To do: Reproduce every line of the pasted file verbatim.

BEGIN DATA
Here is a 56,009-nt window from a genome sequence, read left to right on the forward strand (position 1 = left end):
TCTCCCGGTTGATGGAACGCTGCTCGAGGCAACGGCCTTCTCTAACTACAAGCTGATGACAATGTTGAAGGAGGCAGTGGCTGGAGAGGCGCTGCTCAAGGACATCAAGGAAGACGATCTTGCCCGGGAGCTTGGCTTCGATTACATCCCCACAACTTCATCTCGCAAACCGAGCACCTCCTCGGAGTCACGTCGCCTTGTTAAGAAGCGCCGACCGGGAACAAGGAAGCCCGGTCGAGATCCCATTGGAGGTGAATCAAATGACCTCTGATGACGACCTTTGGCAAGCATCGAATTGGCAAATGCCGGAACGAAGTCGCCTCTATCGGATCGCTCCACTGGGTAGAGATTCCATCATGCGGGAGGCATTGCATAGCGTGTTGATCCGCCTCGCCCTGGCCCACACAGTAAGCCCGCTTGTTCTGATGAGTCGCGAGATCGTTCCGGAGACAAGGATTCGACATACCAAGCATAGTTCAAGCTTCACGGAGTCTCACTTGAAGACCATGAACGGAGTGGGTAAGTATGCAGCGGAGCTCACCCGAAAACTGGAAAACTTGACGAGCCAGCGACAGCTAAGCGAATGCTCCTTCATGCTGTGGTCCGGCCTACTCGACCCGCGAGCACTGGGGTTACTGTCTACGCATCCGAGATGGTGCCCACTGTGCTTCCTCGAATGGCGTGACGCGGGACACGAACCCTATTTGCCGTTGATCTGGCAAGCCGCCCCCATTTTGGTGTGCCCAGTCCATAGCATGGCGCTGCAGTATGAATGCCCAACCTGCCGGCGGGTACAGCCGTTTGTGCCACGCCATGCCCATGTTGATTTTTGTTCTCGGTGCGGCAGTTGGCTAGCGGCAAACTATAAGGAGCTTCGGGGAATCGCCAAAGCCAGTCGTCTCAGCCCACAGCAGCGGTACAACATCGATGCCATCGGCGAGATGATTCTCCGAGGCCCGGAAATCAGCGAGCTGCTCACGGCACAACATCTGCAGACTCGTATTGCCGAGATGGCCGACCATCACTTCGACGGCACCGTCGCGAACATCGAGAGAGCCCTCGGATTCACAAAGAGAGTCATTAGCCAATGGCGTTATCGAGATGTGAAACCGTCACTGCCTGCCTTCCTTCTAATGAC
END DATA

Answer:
Here is a 56,009-nt window from a genome sequence, read left to right on the forward strand (position 1 = left end):
TCTCCCGGTTGATGGAACGCTGCTCGAGGCAACGGCCTTCTCTAACTACAAGCTGATGACAATGTTGAAGGAGGCAGTGGCTGGAGAGGCGCTGCTCAAGGACATCAAGGAAGACGATCTTGCCCGGGAGCTTGGCTTCGATTACATCCCCACAACTTCATCTCGCAAACCGAGCACCTCCTCGGAGTCACGTCGCCTTGTTAAGAAGCGCCGACCGGGAACAAGGAAGCCCGGTCGAGATCCCATTGGAGGTGAATCAAATGACCTCTGATGACGACCTTTGGCAAGCATCGAATTGGCAAATGCCGGAACGAAGTCGCCTCTATCGGATCGCTCCACTGGGTAGAGATTCCATCATGCGGGAGGCATTGCATAGCGTGTTGATCCGCCTCGCCCTGGCCCACACAGTAAGCCCGCTTGTTCTGATGAGTCGCGAGATCGTTCCGGAGACAAGGATTCGACATACCAAGCATAGTTCAAGCTTCACGGAGTCTCACTTGAAGACCATGAACGGAGTGGGTAAGTATGCAGCGGAGCTCACCCGAAAACTGGAAAACTTGACGAGCCAGCGACAGCTAAGCGAATGCTCCTTCATGCTGTGGTCCGGCCTACTCGACCCGCGAGCACTGGGGTTACTGTCTACGCATCCGAGATGGTGCCCACTGTGCTTCCTCGAATGGCGTGACGCGGGACACGAACCCTATTTGCCGTTGATCTGGCAAGCCGCCCCCATTTTGGTGTGCCCAGTCCATAGCATGGCGCTGCAGTATGAATGCCCAACCTGCCGGCGGGTACAGCCGTTTGTGCCACGCCATGCCCATGTTGATTTTTGTTCTCGGTGCGGCAGTTGGCTAGCGGCAAACTATAAGGAGCTTCGGGGAATCGCCAAAGCCAGTCGTCTCAGCCCACAGCAGCGGTACAACATCGATGCCATCGGCGAGATGATTCTCCGAGGCCCGGAAATCAGCGAGCTGCTCACGGCACAACATCTGCAGACTCGTATTGCCGAGATGGCCGACCATCACTTCGACGGCACCGTCGCGAACATCGAGAGAGCCCTCGGATTCACAAAGAGAGTCATTAGCCAATGGCGTTATCGAGATGTGAAACCGTCACTGCCTGCCTTCCTTCTAATGAC